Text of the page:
Lindisfarne Gospels to go on display in the North East in 2022

A colourful and elaborate Chi-Ro in the Lindisfarne Gospels

We are pleased to announce that the Lindisfarne Gospels, the most spectacular surviving manuscript from Anglo-Saxon England, will go on display in the North East of England, on loan from the British Library, in 2022.

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The manuscript will feature in a new exhibition at the Laing Art Gallery, Newcastle, with a supporting exhibition at neighbouring Newcastle City Library aiming to attract visitors from across the North of England and beyond.

To celebrate the Gospels going on display, venues across the North East will be invited to host supporting events and there will be an accompanying programme of activity for community groups and schools, as well as a high profile artist commission to reimagine the Gospels for a 21st century audience.

The plan to display the Lindisfarne Gospels in Newcastle was co-ordinated by the North East Culture Partnership (NECP) and the British Library. Following a competitive process Tyne & Wear Archives & Museums (TWAM) in partnership with Newcastle City Library was selected as the preferred bidder and approved by the Association of North East Councils (ANEC), receiving warm support by local leaders across the area.

This is the fifth time since 1987 that the Lindisfarne Gospels has been on display in the North East of England. Most recently, in 2013, the manuscript was the focus of an exhibition at Durham University, which attracted nearly 100,000 visitors, and told the historic story of the Gospels and its spiritual significance.

The 2022 exhibition at the Laing Art Gallery in Newcastle will focus on the meaning of the Lindisfarne Gospels in today’s world and how its themes link to personal, regional and national pride and identity.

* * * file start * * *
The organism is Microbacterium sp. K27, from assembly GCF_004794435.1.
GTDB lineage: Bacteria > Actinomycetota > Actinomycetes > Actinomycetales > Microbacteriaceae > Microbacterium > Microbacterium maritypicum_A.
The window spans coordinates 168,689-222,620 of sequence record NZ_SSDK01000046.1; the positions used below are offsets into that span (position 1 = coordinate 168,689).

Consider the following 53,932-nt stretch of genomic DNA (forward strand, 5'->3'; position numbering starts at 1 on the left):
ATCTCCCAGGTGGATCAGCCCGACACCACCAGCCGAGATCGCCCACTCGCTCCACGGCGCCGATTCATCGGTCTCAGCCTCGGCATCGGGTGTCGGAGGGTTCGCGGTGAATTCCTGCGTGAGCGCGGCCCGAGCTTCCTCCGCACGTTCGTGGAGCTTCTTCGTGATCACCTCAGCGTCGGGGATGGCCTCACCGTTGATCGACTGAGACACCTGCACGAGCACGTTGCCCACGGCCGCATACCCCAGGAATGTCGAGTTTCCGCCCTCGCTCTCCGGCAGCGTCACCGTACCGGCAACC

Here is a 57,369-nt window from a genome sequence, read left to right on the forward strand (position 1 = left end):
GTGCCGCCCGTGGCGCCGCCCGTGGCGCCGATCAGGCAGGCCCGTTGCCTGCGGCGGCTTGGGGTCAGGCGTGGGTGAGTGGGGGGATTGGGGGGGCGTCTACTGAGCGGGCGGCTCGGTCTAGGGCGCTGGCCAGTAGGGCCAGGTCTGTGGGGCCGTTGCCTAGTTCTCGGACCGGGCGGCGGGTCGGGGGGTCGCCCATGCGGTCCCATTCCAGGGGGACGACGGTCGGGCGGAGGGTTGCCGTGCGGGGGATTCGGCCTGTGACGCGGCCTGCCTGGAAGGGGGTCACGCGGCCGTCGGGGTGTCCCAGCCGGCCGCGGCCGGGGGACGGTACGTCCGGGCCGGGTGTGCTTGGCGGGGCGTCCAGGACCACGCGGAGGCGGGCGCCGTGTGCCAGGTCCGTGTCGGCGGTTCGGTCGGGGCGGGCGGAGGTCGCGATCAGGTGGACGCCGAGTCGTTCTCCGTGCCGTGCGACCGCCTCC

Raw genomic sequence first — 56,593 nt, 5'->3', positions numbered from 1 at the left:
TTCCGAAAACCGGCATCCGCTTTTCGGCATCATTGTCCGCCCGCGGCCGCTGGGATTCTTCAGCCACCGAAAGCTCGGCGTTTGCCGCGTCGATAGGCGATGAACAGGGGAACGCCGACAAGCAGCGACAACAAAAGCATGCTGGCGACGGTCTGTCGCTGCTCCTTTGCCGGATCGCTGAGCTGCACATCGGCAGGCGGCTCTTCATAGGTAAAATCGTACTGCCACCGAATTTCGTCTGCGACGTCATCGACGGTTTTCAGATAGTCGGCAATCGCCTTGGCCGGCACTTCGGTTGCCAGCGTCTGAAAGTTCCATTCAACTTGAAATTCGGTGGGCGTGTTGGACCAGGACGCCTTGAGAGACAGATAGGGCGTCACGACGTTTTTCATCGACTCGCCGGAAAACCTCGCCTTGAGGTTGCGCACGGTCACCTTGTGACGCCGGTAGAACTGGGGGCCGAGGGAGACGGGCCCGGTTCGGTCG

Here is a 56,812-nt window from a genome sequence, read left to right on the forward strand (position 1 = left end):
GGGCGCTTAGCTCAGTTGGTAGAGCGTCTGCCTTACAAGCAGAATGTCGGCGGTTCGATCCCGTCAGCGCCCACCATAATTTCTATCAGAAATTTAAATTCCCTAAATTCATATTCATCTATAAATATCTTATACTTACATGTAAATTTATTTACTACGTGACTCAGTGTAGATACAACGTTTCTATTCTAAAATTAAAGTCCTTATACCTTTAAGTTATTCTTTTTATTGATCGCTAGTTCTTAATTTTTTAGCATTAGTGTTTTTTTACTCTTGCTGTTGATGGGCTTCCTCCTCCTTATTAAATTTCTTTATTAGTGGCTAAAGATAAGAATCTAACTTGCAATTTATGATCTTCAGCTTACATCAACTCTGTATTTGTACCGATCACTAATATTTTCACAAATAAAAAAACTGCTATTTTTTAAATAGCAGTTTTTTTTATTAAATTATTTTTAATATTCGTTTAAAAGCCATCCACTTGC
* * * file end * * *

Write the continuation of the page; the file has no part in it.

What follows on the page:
What is the Lindisfarne Gospels?

The Lindisfarne Gospels has long been acclaimed as the most spectacular manuscript to survive from Anglo-Saxon England. It is a copy of the four Gospels, the biblical books recounting the life of Christ, along with the associated texts that typically form part of Gospel-books, such as chapter lists and letters written by St Jerome (d. 420).

The copying and decoration of the Lindisfarne Gospels represent an outstanding artistic achievement. The book includes five highly elaborate full-page carpet pages, so-called because of their resemblance to carpets from the eastern Mediterranean. The Lindisfarne Gospels is also celebrated for the intricately decorated words that open each Gospel, and the portraits of the four evangelists, Matthew, Mark, Luke and John.

Where can I find out more about the Lindisfarne Gospels?

Although our doors may currently be closed, when it is safe to reopen our exhibitions the Lindisfarne Gospels will go on display in the Sir John Ritblat Treasures Gallery, before heading to the North East in 2022.

You can also learn about the Lindisfarne Gospels by exploring the digitised collection items on our website. Zoom in on the book’s intricate illuminations, or see if you can decipher the Old English gloss added between the lines of the main Latin text by a priest named Aldred – the earliest rendering of the Gospels in the English language.